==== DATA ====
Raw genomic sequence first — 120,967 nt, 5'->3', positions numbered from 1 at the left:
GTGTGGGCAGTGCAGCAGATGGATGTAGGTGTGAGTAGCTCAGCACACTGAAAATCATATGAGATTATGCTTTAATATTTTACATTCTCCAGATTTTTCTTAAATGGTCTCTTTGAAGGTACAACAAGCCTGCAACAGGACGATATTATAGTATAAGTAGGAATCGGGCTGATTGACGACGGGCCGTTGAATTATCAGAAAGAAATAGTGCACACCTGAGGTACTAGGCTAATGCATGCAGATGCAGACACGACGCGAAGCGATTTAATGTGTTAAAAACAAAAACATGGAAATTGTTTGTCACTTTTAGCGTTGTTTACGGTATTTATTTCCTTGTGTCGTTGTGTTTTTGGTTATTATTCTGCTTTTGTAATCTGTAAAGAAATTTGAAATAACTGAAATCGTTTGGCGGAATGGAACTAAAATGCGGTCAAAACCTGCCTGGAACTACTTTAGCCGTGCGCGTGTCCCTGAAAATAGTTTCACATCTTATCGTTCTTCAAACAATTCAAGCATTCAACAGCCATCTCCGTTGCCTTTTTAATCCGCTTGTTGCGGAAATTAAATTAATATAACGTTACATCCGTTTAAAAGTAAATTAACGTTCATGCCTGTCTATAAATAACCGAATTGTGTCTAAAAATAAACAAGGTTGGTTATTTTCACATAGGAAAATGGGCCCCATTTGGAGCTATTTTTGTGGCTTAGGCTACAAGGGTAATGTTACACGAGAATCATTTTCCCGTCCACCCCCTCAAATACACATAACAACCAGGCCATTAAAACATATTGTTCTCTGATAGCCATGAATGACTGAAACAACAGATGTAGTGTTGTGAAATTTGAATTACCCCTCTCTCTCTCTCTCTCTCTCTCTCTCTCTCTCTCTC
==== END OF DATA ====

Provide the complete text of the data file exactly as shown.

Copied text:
Raw genomic sequence first — 120,967 nt, 5'->3', positions numbered from 1 at the left:
GTGTGGGCAGTGCAGCAGATGGATGTAGGTGTGAGTAGCTCAGCACACTGAAAATCATATGAGATTATGCTTTAATATTTTACATTCTCCAGATTTTTCTTAAATGGTCTCTTTGAAGGTACAACAAGCCTGCAACAGGACGATATTATAGTATAAGTAGGAATCGGGCTGATTGACGACGGGCCGTTGAATTATCAGAAAGAAATAGTGCACACCTGAGGTACTAGGCTAATGCATGCAGATGCAGACACGACGCGAAGCGATTTAATGTGTTAAAAACAAAAACATGGAAATTGTTTGTCACTTTTAGCGTTGTTTACGGTATTTATTTCCTTGTGTCGTTGTGTTTTTGGTTATTATTCTGCTTTTGTAATCTGTAAAGAAATTTGAAATAACTGAAATCGTTTGGCGGAATGGAACTAAAATGCGGTCAAAACCTGCCTGGAACTACTTTAGCCGTGCGCGTGTCCCTGAAAATAGTTTCACATCTTATCGTTCTTCAAACAATTCAAGCATTCAACAGCCATCTCCGTTGCCTTTTTAATCCGCTTGTTGCGGAAATTAAATTAATATAACGTTACATCCGTTTAAAAGTAAATTAACGTTCATGCCTGTCTATAAATAACCGAATTGTGTCTAAAAATAAACAAGGTTGGTTATTTTCACATAGGAAAATGGGCCCCATTTGGAGCTATTTTTGTGGCTTAGGCTACAAGGGTAATGTTACACGAGAATCATTTTCCCGTCCACCCCCTCAAATACACATAACAACCAGGCCATTAAAACATATTGTTCTCTGATAGCCATGAATGACTGAAACAACAGATGTAGTGTTGTGAAATTTGAATTACCCCTCTCTCTCTCTCTCTCTCTCTCTCTCTCTCTCTCTC